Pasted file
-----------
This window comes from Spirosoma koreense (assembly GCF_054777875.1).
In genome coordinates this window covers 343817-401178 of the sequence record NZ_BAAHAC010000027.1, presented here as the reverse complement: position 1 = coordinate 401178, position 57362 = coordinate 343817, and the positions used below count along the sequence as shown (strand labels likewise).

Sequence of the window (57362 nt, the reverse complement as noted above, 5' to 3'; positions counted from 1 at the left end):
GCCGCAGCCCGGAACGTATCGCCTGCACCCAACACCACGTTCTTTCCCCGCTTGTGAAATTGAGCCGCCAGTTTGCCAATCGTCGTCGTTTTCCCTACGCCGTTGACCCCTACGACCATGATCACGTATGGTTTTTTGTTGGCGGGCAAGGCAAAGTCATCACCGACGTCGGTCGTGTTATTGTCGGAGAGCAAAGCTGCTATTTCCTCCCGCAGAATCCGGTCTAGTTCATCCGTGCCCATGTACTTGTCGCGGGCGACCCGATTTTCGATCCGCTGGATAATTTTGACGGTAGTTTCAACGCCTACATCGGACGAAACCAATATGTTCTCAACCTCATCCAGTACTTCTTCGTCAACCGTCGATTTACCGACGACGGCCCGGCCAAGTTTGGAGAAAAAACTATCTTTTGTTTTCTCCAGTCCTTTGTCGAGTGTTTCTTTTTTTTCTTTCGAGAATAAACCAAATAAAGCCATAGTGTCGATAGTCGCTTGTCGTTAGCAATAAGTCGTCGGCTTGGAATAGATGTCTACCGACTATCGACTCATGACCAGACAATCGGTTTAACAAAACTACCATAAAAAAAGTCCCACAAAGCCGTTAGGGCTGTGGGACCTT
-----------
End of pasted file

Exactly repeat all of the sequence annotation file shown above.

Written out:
This window comes from Spirosoma koreense (assembly GCF_054777875.1).
In genome coordinates this window covers 343817-401178 of the sequence record NZ_BAAHAC010000027.1, presented here as the reverse complement: position 1 = coordinate 401178, position 57362 = coordinate 343817, and the positions used below count along the sequence as shown (strand labels likewise).

Sequence of the window (57362 nt, the reverse complement as noted above, 5' to 3'; positions counted from 1 at the left end):
GCCGCAGCCCGGAACGTATCGCCTGCACCCAACACCACGTTCTTTCCCCGCTTGTGAAATTGAGCCGCCAGTTTGCCAATCGTCGTCGTTTTCCCTACGCCGTTGACCCCTACGACCATGATCACGTATGGTTTTTTGTTGGCGGGCAAGGCAAAGTCATCACCGACGTCGGTCGTGTTATTGTCGGAGAGCAAAGCTGCTATTTCCTCCCGCAGAATCCGGTCTAGTTCATCCGTGCCCATGTACTTGTCGCGGGCGACCCGATTTTCGATCCGCTGGATAATTTTGACGGTAGTTTCAACGCCTACATCGGACGAAACCAATATGTTCTCAACCTCATCCAGTACTTCTTCGTCAACCGTCGATTTACCGACGACGGCCCGGCCAAGTTTGGAGAAAAAACTATCTTTTGTTTTCTCCAGTCCTTTGTCGAGTGTTTCTTTTTTTTCTTTCGAGAATAAACCAAATAAAGCCATAGTGTCGATAGTCGCTTGTCGTTAGCAATAAGTCGTCGGCTTGGAATAGATGTCTACCGACTATCGACTCATGACCAGACAATCGGTTTAACAAAACTACCATAAAAAAAGTCCCACAAAGCCGTTAGGGCTGTGGGACCTT